Mr. Smith and I have a dream of achieving financial independence (FI). We’ve been on this path for quite some time and now feels like the time that increased accountabiity through reporting our monthly finances. Every month, I’ll report the percentages that we spent in each category, our savings rate for the month, and our progress towards our FI number.
You might wonder why I’m reporting percentages and not the actual numbers. Personally, I think that percentages make a lot more intuitive sense for most people. For example, we often general financial rules expressed as percentages such as the rule that your housing expenses should be no more than 30 percent of your gross income. In addition, I’m not quite ready to discuss our actual numbers as I think that both detracts from what we’re trying to do and I want our story to be a bit more approachable.
When working out the numbers, I pull in everything from our paystubs and go from there. I think that it is really easy to forget the cost of health care and taxes when one doesn’t include them in their montly expenses.
Without further ado, here’s where we ended up in June 2018.
Holy double rent, Batman!
One of the expenses that we incurred from moving to Denver was paying our last two months of Michigan rent. Thankfully, the June Michigan rent was the last month of paying rent in two different states. On the upside, you’ll notice that even with making two rent payments, rent only comprised 16.5 percent of our total income. Next month this will look a lot better.
Mr. Smith and I love to travel. However, we prefer to travel with points or, at the very least, pay for the trip in advance. In the month of June, we prepaid for a trip to Grand Junction, CO in September for the annual wine festival and for a much larger trip to be taken in the near future. You may recall that we recently went to a charity event that benefitted stray cats. During the live auction, we won a South African safari. We were already thinking about going somewhere in Africa for our next international adventure and this allowed us to do some good with those monies too. As part of our effort to pre-pay for travel, we save into an account specifically earmarked for this purpose.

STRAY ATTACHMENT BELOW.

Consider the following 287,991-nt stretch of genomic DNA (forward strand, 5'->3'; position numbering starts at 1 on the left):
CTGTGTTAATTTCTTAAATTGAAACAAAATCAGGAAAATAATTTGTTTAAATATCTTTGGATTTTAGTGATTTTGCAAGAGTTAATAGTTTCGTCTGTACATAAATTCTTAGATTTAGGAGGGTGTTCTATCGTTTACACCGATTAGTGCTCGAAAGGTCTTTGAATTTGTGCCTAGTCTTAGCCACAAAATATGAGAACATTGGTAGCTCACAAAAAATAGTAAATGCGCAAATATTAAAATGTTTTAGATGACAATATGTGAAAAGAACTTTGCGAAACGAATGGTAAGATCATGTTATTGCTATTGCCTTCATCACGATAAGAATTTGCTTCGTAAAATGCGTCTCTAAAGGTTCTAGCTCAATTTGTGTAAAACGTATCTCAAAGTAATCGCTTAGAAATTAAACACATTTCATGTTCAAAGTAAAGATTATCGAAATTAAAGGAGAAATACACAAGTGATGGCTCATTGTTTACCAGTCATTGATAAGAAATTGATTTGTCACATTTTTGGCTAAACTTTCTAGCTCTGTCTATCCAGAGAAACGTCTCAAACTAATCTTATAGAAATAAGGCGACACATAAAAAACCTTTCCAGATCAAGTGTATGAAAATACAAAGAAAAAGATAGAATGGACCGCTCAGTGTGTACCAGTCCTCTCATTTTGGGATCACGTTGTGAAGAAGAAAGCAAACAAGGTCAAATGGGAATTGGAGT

In addition, I also spent the first week of the month in Michigan. I had some doctor’s appointments that needed to happen (oh the joys of moving when you have a chronic medical condition) and my younger sister graduated from high school. All I had to pay for during the trip was the rental car as we prepaid for the flights when I booked them and a friend was nice enough to let me use her home as a base of opperations for the week.
Our transporation expenses were a bit higher than usual this month. Again, this was due to the joys of moving as we had to pay to transfer and register the car in Colorado. Normally, our transportation expenses include the car payment, insurance, and gas.
It might surprise you to learn that we have a car payment. It’s actually our only recurring debt payment as we pay off our credit card each month. We bought our Subaru new a little over a year ago and were able to acquire financing for it at 0.9%. With an interest rate that low, we just aren’t in a hurry to pay the car off early.
Enough talking, show me the numbers!
Journey to FI
Despite some higher than normal spending, we made some excellent progress towards our savings goals. Our savings rate for this month was 22.8 percent. The majority of these monies went to our pre-tax retirement accounts (including my 403b and 457 plan, his 401k and 457 plan, and our HSA account). We saved a smaller amount than normal to our post-tax account this month due to moving and starting the new job, but we’ll be back at that next month.
How did your month go? Were you able to meet your goals?